• 20. Email Policy
  • 21. Mobile Device Usage Guidelines• Be aware of the potential for distraction• Know the rules at your workplace. Many practices have privacy rules related to electronic health records. If there are also rules in place in your hospital, clinic or private office on how, when and where physicians can access mobile devices, learn them.• Think of a mobile device as a patient chart. Patient data comes with a raft of privacy concerns, and viewing today’s technology in the same vein as an “old school” chart can help ensure that otolaryngologists do not create a privacy issue.• Limit the number of devices. Many physicians carry multiple devices, including a work phone, a personal phone and maybe a tablet or mobile computer. Interacting with multiple devices and trying to attend to a patient’s needs and questions is just as difficult as it sounds.• Focus on the patient. Avoid texting or reading e-mail in front of a patient, unless absolutely necessary.ENT Today - Sept 2012 - Mobile Devices in the Medical Setting Can Lead to Distracted Doctors and Medical Error http://bit.ly/XGMmhN
  • 22. The Path Forward• Will Falk, managing partner of health care at PricewaterhouseCoopers and a professor at the Rotman School of Management, suspects that eventually regulators and doctors will begin filtering the thousands of medical smartphone apps just as they do pharmaceuticals, with doctors prescribing the most reliable apps to their patients.• “Your family doctor is going to have to have an opinion on this, the same way they have an opinion on the drugs you take, because devices are replacing drugs,” he says. “But we’ve got to have some control over these apps. It’s going to be an app pharmacy. Not an app store.”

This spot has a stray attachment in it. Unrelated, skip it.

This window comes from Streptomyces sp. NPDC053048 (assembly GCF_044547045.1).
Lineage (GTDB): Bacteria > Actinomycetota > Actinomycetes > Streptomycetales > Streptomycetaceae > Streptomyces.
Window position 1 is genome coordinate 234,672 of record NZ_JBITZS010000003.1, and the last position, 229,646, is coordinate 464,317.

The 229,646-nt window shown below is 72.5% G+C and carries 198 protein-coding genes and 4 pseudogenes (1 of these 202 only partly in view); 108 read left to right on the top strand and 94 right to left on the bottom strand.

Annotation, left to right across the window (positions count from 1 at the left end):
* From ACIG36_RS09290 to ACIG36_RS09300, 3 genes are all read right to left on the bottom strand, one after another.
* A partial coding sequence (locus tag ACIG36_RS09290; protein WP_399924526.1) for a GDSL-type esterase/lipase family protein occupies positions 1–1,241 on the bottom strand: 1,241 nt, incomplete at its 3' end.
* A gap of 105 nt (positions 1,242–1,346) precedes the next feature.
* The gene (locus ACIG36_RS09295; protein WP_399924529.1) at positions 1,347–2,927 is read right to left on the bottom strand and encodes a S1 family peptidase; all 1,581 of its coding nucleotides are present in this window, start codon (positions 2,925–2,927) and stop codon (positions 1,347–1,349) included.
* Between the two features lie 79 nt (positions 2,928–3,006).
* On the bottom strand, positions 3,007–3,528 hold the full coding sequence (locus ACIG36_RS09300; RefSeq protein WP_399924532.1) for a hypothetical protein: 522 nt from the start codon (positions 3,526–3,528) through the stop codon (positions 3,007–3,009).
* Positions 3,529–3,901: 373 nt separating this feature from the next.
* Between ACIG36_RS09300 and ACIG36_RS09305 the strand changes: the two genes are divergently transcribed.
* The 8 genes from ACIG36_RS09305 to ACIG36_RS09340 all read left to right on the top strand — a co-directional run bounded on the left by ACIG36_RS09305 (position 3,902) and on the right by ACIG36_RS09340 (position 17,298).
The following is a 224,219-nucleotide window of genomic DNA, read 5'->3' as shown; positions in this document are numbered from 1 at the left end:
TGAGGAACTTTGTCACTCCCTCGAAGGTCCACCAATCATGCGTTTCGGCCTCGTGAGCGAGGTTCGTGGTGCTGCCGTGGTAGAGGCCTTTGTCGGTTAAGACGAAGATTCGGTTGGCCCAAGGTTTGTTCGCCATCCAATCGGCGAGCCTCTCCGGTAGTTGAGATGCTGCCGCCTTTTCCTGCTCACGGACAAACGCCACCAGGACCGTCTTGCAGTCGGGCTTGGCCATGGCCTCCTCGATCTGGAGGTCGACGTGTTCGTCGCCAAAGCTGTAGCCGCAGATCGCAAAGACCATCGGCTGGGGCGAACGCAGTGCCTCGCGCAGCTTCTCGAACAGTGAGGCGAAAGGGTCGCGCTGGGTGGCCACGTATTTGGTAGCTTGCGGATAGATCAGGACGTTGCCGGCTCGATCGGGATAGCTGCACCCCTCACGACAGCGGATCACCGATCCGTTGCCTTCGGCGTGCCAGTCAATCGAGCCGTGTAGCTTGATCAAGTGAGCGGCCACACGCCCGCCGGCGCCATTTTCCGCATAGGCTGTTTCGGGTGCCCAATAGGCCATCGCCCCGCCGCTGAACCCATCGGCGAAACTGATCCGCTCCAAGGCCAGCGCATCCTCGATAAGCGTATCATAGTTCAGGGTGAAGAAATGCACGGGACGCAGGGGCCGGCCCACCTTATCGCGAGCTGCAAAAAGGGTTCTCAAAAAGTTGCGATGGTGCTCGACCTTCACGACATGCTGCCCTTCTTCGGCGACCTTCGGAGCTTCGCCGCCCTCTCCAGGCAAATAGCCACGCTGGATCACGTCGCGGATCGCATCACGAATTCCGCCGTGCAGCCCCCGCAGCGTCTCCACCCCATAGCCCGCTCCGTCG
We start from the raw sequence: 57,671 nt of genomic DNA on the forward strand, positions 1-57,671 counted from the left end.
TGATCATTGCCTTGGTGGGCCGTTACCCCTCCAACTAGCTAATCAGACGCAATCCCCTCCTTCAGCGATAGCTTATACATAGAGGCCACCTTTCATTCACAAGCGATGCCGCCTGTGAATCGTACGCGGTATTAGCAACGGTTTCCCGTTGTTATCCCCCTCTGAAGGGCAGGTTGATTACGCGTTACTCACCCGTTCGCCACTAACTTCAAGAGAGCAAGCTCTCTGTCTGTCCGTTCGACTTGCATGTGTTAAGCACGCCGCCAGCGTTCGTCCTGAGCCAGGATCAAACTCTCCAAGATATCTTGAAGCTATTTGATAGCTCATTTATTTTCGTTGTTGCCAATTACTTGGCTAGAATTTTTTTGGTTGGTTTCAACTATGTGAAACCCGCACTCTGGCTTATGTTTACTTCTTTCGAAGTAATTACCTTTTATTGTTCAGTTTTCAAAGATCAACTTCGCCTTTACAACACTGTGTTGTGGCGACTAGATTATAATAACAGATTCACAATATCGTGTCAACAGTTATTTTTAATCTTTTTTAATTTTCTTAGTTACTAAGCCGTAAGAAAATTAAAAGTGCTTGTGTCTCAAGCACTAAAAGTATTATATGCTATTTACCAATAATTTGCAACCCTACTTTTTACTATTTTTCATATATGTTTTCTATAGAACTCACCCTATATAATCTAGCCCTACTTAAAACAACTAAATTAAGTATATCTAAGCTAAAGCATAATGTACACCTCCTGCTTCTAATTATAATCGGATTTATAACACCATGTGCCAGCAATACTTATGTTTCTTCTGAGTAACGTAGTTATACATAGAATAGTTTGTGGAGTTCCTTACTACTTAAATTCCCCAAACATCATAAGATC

• 23. Medical App Regulation• FDA: “when a mobile app is doing the job of a medical device that requires FDA clearance or approval, it’s only logical that both should be governed by the same rules.” March 21, 2013http://blogs.fda.gov/fdavoice/index.php/2013/03/keeping-up-with-mobile-app-innovations/• FDA will be issuing guidance:• Limited to mobile apps that meet the definition of device and are intended for use: – to transform a mobile device into a medical device already regulated by FDA – as an accessory to a medical device already regulated by FDA
  • 24. Discussion• What are your favorite Apps?• How do you currently use them in your practice?